What Is Blue Yucca: How To Grow Blue Yucca Plants

(Image credit: Luis Gerardo Garcia Varela)

If you have ever been to the Chihuahua Desert, you would have noticed the blue yucca. What is blue yucca? The plant is a sharp-leaved wonder with a 12 foot height (4 m.) and powder blue tone. Yucca plants are succulents uniquely suited to hot, dry climates where moisture is scarce. They also produce amazing flowers set in clusters along a tall stalk. Read on for more blue yucca info including planting zones, care, and other items of interest.

What is Blue Yucca?

Yuccas are classic examples of desert flora. They have spiked, slender leaves which can be painful if not approached with caution. Blue yucca is an especially attractive example of the form due to its colorful leaves. Compared to many plants, blue yucca care is a breeze, provided the plants are installed in correct soil conditions and sun exposure. Once plants establish, very little maintenance is necessary to keep this plant healthy and looking its best.

Blue yucca (Yucca rigida) looks a bit like a plant out of a Dr. Seuss illustration. Once it achieves its maximum size, it develops into a tree with one or more long rough stems and draping foliage. However, getting to adulthood takes a long time with the plant's slow rate of growth. In its youth, the plant is nothing more than a bundle of rayed spikes, but over time the trunk elongates and occasionally more stems will be produced. The trunk is adorned with a skirt of spent leaves, mimicking the grass skirt of a hula girl.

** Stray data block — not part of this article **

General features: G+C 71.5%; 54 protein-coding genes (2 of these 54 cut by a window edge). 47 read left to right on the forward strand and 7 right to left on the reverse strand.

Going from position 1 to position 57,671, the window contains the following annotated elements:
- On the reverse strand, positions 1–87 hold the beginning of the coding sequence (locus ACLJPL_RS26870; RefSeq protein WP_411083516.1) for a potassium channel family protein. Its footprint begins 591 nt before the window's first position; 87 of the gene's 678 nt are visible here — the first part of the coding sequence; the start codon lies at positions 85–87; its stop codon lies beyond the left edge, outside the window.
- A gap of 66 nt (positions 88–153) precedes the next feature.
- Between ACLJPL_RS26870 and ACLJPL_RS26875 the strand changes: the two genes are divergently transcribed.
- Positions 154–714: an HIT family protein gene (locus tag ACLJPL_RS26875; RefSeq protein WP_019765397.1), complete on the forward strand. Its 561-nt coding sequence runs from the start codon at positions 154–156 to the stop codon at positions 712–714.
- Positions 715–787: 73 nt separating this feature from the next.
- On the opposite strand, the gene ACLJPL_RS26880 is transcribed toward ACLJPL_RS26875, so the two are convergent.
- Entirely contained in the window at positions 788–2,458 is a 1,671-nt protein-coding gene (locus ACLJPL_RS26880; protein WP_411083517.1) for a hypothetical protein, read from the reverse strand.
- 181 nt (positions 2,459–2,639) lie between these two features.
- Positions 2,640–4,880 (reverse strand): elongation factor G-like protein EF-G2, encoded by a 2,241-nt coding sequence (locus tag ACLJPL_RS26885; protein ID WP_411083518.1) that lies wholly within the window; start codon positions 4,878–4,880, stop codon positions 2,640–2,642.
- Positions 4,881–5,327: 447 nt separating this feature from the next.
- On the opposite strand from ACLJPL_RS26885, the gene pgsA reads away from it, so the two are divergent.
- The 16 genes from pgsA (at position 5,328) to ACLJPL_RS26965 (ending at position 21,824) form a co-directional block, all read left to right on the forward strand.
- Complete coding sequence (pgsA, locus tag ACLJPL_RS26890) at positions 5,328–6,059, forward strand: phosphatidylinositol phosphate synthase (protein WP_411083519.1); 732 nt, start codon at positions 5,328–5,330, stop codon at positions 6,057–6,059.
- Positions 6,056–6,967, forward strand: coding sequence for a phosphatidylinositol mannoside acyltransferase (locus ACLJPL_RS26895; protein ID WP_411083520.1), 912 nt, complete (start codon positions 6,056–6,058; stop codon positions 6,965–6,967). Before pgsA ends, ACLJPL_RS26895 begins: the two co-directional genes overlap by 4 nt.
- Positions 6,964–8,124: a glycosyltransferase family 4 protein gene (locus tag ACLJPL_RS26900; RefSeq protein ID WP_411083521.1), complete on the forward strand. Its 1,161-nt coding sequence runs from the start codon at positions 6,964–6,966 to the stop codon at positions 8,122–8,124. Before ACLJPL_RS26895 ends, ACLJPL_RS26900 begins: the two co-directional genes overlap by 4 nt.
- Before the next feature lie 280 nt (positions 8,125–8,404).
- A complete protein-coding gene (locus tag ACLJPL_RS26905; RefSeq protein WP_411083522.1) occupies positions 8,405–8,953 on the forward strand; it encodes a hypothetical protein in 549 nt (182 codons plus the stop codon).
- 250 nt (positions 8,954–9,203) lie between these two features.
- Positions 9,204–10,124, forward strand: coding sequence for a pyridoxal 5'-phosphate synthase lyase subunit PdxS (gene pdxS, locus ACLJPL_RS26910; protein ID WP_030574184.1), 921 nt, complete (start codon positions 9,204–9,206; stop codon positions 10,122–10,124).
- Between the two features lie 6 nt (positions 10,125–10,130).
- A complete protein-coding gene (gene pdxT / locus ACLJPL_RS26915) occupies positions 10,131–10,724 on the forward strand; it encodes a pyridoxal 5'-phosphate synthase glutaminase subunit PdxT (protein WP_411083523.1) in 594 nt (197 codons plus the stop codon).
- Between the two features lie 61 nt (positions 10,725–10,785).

More Blue Yucca Info

For a desert plant, the yucca has amazing cold tolerance, accommodating temperatures down to 0 degrees Fahrenheit (-18 C.).

This plant's scientific designation is Yucca rigida due to the stiff, erect leaves. It also goes by the names silver leaf yucca and palmilla. Not surprisingly, the plant is deer resistant, probably due to those sharp evergreen leaves.

The creamy flowers appear in spring and persist for weeks. Fruits contain the seed, which is the primary method of propagation. Fruits are cylindrical and fleshy and can be eaten. They are said to taste like a sweet potato. The cup-like flowers are also sometimes eaten.

How to Grow Blue Yucca

Growing Yucca rigida in the garden provides an elegant, easy plant with hardly any pest or disease issues. Choose full sun with well-draining, gritty soil when growing this plant. Once established, blue yucca is drought tolerant, although best growth develops with regular watering. As long as the roots don't stay soggy and the plant gets plenty of sun, it will be happy.

One of the secrets to blue yucca care is to leave the spent leaves on the stem. This will protect the trunk from sunscald and makes an interesting focal point. Yuccas are adapted to low nutrient soils and rarely, if ever, need fertilizing. Use pebbles or sand around the root zone as a mulch that will prevent weeds.

Water regularly when establishing the plant and during the summer, but reduce watering in winter when the plant is not actively growing. Blue yucca will produce a unique plant that has maximum impact in the desert-themed garden.

Bonnie L. Grant

Bonnie Grant is a professional landscaper with a Certification in Urban Gardening. She has been gardening and writing for 15 years. A former professional chef, she has a passion for edible landscaping.